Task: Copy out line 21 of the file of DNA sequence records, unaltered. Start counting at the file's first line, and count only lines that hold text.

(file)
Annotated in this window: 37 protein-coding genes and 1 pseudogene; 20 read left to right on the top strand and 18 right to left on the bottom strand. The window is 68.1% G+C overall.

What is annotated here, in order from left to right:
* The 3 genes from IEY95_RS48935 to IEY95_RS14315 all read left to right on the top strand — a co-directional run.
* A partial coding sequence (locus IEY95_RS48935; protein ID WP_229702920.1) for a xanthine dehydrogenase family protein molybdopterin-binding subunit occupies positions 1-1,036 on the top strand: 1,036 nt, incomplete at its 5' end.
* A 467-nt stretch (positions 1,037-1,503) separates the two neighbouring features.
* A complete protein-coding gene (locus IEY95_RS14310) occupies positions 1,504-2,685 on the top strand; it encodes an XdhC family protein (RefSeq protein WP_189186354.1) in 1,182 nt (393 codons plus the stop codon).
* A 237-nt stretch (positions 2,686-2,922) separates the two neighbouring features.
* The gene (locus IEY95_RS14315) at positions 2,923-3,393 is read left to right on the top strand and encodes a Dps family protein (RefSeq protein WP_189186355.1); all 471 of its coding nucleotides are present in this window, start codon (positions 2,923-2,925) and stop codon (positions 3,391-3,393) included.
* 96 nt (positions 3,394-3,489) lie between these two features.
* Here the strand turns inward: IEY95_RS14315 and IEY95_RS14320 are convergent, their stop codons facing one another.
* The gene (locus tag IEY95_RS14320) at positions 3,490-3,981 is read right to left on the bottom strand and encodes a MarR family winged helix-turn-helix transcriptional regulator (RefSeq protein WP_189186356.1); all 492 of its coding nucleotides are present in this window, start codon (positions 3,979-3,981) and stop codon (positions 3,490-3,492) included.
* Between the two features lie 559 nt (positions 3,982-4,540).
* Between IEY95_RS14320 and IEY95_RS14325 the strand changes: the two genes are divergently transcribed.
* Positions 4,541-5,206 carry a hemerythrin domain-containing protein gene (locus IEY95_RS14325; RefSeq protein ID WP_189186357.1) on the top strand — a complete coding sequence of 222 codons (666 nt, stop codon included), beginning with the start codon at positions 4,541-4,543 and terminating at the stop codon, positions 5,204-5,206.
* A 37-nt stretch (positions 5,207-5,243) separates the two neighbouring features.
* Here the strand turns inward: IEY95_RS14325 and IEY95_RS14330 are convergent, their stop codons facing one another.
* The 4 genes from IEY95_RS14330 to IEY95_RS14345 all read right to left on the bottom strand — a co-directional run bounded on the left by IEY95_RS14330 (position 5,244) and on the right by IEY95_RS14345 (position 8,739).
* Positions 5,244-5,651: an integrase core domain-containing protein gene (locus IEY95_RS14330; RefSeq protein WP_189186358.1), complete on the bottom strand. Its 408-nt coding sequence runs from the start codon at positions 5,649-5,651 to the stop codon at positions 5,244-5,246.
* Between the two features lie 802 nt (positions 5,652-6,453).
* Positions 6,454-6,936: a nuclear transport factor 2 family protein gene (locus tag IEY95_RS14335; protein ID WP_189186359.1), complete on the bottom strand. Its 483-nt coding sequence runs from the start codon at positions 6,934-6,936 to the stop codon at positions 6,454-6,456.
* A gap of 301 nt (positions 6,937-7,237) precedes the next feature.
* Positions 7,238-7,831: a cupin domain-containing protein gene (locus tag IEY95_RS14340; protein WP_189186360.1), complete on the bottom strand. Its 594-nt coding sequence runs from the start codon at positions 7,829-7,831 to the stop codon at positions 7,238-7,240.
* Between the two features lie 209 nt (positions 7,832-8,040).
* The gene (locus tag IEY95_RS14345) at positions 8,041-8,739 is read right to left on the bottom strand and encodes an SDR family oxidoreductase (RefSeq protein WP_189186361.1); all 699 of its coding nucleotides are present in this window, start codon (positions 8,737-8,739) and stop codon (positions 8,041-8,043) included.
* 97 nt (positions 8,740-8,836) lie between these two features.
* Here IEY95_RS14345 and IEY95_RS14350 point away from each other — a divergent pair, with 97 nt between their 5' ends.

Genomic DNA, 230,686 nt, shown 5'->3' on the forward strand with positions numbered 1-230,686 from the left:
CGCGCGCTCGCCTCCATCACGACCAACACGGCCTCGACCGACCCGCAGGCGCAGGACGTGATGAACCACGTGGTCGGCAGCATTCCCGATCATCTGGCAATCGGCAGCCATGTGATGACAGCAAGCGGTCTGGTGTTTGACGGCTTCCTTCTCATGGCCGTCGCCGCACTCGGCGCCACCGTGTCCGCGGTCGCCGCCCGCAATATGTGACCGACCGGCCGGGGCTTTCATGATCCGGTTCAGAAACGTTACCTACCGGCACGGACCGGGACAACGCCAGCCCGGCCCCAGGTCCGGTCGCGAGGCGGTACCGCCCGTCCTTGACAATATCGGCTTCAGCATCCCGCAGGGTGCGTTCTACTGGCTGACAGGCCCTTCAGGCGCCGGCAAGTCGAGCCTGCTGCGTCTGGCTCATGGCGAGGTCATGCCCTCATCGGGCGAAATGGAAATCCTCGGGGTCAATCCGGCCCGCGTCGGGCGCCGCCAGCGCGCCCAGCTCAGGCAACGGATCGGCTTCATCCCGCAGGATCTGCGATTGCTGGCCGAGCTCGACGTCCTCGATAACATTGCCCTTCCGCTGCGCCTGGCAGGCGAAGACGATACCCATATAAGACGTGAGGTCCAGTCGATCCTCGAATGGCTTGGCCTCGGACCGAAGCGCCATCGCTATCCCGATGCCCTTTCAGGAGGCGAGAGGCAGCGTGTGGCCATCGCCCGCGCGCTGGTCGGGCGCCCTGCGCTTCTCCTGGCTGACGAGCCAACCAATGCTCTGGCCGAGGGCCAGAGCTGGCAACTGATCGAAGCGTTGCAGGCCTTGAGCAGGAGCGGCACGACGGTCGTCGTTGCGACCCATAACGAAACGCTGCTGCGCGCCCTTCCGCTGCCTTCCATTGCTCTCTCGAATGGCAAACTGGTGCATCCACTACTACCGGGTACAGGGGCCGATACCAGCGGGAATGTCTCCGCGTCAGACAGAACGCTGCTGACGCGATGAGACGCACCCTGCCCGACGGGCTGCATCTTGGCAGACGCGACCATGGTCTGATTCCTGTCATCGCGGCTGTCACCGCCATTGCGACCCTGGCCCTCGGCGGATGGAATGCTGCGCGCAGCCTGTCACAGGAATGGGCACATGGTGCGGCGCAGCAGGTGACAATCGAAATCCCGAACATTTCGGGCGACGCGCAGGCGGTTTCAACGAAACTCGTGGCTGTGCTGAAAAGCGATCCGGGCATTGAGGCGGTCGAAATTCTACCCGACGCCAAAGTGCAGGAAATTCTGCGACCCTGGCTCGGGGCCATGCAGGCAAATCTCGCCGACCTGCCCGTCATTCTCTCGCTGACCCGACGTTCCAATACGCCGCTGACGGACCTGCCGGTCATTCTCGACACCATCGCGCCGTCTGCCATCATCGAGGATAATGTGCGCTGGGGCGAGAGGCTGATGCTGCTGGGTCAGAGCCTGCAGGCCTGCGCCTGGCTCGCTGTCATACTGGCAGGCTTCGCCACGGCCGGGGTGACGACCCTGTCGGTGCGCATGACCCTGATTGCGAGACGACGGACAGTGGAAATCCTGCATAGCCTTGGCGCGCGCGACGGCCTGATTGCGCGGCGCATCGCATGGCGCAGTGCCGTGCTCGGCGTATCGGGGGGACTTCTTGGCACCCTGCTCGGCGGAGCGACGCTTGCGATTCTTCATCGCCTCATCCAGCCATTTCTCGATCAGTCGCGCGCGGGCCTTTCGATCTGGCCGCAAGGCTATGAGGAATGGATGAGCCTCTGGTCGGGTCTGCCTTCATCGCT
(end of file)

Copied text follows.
* A gap of 301 nt (positions 6,937-7,237) precedes the next feature.